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Corporation for National and Community Service

Develop transferable skills to help build your resume through volunteering. Use the 'Volunteer Search' tool on the CNCS website to locate a range of possible volunteer opportunities at community organizations in your local area.

Volunteer service is not a one-way street. When you pay it forward by volunteering to help others in your community, you may also receive benefits. You can gain new skills, hone existing skills, network with people in your community and gain a sense of confidence and personal satisfaction.

Many opportunities to volunteer exist and deciding where to start can be daunting. The Corporation for National and Community Service has a variety of search filters to help you narrow the possibilities and find the right volunteer opportunity for you. You can choose from established service projects that serve your local community, reach out to the national community or start your own service project.

  • Be part of a local volunteer effort. Search for volunteer opportunities that fit your interests and develop the skills you need to progress in your career. Volunteering can keep you busy and productive and give substance to your resume when jobs are not readily available. Keeping your skills honed while searching for a job may give you an advantage over job seekers who are not working or volunteering.
  • Be part of a national volunteer effort. Stepping into an established national volunteer project can present opportunities for leadership and growth. If you are interested in business or project management, this is a great opportunity to examine the structure of a successful volunteer project before you consider starting your own.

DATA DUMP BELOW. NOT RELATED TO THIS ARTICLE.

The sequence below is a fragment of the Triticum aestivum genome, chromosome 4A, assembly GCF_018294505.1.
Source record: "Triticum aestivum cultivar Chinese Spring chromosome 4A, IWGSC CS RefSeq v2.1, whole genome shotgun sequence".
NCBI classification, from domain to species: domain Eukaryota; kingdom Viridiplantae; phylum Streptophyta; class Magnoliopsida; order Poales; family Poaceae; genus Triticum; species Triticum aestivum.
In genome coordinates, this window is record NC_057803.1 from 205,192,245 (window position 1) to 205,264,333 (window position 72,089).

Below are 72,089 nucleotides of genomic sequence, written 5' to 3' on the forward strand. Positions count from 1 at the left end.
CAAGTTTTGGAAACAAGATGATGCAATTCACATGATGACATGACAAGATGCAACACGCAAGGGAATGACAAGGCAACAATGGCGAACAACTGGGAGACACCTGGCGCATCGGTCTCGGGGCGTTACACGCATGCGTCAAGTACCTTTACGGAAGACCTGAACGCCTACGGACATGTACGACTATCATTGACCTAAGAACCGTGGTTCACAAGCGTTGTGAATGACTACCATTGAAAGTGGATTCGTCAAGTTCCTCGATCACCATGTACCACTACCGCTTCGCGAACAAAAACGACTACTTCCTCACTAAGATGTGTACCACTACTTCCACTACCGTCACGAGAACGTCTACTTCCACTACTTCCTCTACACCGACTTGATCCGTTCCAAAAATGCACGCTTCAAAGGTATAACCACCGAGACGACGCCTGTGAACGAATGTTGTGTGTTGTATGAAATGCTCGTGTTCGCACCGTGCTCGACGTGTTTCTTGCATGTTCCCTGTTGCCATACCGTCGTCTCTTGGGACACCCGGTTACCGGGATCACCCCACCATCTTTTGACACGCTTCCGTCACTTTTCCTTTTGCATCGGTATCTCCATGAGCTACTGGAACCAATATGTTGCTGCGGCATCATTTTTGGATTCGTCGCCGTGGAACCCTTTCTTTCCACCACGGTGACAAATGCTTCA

• Be a self-starter. Research CNCS Toolkits for guidance on how to establish the volunteer project perfect for the skills you wish to hone and serves the needs of your community. These toolkits are available for established projects and for projects that haven't been created. If you see a gap in community service in your area, you can develop a project with the assistance of the toolkit that provides information on how to create a service project from beginning to end. The business and project development and management skills learned from starting up and running your own community service project can enhance your resume, benefit your community and make you more marketable in your job search.
  • Be a promoter. CNCS provides opportunities for volunteer organizations to promote their project and to inform and draw volunteers to their specific needs. This is just one way to advertise the need for volunteers for your project. Marketing skills are necessary to promote service projects, and those skills can easily translate to the workforce.

Volunteer positions may be available on your installation or in the surrounding community and can help you build your network, meet new friends and connect to like-minded individuals. If you prefer projects that keep you outdoors, visit Volunteer.gov to search for opportunities to volunteer at parks, recreation and wilderness agencies.

You can find additional information by entering 'Volunteer' in the keyword search on MySECO or speak with a career coach at 800-342-9647 to receive assistance and guidance regarding finding volunteer opportunities.

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